What do schoolchildren in Berrien County, Michigan and scientists at the Supercomputing and Networking Center in Poznan, Poland have in common? They'll all be participating in the Megaconference worldwide videoconferencing event on 9 December 2004 (8:00 am to midnight EST, UTC -5). Participants from around the globe will join this interactive conference via videoconference over advanced networks, which will be streamed live for viewing by anyone with an Internet connection. Now in its sixth year, the Megaconference has been a hallmark event for learning about cutting-edge uses of videoconferencing. This year's program focuses on the theme "Let's Talk: Global Communications, Innovation, and Participatory Videoconferencing." Megaconference also pushes the state of the art in videoconferencing, allowing both H.323 and SIP software participants for the first time, with more than 300 sites and an estimated audience of more than 3,000 people worldwide, not counting those who watch the simulcast streams.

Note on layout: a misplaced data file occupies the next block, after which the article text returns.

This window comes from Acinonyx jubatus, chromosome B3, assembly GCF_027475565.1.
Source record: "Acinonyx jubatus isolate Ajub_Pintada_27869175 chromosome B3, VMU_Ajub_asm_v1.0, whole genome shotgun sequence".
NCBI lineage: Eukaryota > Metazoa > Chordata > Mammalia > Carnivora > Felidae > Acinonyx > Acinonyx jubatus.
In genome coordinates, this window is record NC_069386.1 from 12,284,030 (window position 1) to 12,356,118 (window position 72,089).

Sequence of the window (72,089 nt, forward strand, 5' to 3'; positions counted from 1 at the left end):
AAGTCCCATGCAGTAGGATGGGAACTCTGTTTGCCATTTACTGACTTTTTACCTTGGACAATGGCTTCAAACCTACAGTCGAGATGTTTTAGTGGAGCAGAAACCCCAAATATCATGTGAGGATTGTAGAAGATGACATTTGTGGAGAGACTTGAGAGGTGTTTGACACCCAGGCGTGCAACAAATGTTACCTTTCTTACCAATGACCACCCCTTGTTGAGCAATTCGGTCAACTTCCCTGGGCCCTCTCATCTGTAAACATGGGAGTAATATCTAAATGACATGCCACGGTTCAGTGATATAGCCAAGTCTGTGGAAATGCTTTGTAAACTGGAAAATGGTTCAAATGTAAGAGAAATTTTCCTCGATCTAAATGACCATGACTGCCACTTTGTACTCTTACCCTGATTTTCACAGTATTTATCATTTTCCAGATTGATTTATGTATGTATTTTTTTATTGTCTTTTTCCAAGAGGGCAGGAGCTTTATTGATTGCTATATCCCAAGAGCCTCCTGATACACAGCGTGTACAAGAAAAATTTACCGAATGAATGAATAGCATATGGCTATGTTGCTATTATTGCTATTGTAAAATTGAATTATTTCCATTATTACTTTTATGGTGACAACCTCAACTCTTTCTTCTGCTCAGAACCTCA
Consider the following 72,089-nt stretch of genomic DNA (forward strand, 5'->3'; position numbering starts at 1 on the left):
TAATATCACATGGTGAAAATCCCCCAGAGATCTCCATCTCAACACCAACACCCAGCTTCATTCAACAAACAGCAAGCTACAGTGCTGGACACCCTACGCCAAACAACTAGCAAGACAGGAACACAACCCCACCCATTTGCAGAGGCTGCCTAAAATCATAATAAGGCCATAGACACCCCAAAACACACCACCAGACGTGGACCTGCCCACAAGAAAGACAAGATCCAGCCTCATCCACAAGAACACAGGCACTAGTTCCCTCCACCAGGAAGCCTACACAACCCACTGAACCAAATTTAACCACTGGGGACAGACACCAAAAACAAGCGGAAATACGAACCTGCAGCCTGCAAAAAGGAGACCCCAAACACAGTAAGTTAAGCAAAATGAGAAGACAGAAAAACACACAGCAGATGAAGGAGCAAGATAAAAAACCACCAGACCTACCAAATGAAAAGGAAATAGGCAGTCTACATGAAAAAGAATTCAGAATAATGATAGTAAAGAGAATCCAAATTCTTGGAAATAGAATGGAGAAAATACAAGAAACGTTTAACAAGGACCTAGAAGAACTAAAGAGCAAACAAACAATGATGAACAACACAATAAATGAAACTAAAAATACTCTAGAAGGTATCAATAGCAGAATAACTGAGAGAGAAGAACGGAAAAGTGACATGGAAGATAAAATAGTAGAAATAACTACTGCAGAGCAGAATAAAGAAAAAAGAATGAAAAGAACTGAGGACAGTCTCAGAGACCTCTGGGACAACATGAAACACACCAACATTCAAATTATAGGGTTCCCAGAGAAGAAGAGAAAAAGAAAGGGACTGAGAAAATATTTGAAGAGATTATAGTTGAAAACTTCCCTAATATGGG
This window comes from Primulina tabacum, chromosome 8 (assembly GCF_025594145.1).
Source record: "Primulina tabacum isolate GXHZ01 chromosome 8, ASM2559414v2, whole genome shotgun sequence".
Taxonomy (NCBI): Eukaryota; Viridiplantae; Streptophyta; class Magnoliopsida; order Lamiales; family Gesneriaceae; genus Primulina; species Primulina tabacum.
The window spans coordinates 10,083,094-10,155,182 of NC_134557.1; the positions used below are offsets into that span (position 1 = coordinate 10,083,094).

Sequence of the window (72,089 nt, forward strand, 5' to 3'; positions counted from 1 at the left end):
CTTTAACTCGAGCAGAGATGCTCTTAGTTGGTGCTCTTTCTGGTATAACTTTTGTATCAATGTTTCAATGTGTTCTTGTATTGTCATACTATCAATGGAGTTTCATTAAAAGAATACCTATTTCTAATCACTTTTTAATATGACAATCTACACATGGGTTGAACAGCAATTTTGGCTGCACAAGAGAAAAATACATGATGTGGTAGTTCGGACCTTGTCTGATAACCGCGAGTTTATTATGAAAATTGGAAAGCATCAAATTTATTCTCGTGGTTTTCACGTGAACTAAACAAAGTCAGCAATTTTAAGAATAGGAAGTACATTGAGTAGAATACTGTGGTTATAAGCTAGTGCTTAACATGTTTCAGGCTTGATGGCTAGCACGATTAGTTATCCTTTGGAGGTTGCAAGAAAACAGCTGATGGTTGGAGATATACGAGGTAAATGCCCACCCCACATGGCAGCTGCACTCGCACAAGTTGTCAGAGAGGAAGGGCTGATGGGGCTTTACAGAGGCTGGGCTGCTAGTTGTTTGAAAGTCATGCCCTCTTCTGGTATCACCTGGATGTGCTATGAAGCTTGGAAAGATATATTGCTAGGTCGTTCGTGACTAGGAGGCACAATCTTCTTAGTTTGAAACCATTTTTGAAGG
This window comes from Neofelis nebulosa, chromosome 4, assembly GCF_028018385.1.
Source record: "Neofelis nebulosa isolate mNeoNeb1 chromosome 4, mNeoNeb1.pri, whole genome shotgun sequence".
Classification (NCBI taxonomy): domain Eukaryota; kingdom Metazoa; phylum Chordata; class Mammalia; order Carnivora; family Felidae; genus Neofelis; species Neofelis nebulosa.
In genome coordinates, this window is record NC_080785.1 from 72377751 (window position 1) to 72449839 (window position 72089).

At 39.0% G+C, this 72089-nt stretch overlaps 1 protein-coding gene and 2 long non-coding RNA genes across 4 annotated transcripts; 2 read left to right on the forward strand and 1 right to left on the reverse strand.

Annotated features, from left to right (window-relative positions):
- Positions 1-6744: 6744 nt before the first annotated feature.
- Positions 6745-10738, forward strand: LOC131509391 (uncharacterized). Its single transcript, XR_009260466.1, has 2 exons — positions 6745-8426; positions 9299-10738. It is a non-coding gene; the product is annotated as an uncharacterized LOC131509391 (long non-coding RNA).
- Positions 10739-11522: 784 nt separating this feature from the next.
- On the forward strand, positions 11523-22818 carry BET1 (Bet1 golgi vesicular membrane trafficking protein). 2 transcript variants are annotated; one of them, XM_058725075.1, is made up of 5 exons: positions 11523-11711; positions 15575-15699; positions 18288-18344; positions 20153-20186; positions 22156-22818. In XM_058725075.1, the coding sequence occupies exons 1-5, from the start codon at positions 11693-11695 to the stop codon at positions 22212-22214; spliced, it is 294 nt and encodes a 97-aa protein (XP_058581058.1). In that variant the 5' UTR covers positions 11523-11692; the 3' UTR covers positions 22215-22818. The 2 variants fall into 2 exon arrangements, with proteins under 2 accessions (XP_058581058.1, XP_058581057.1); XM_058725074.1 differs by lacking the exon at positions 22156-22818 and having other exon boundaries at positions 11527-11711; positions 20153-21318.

ResearchChannel participants AARNet and ResearchChannel demonstrated the first use of live uncompressed High Definition (1920x1080/60i) video between Canberra Australia, Seattle WA and Pittsburgh at the recent SuperComputing 2004 event.
Built using “off the shelf” commodity hardware, the system, developed by ResearchChannel supports uncompressed High Definition video using advanced IP networks. The quality amazed conference attendees, who were able to interact in real time from the show floor with guests in the Canberra and Seattle studios.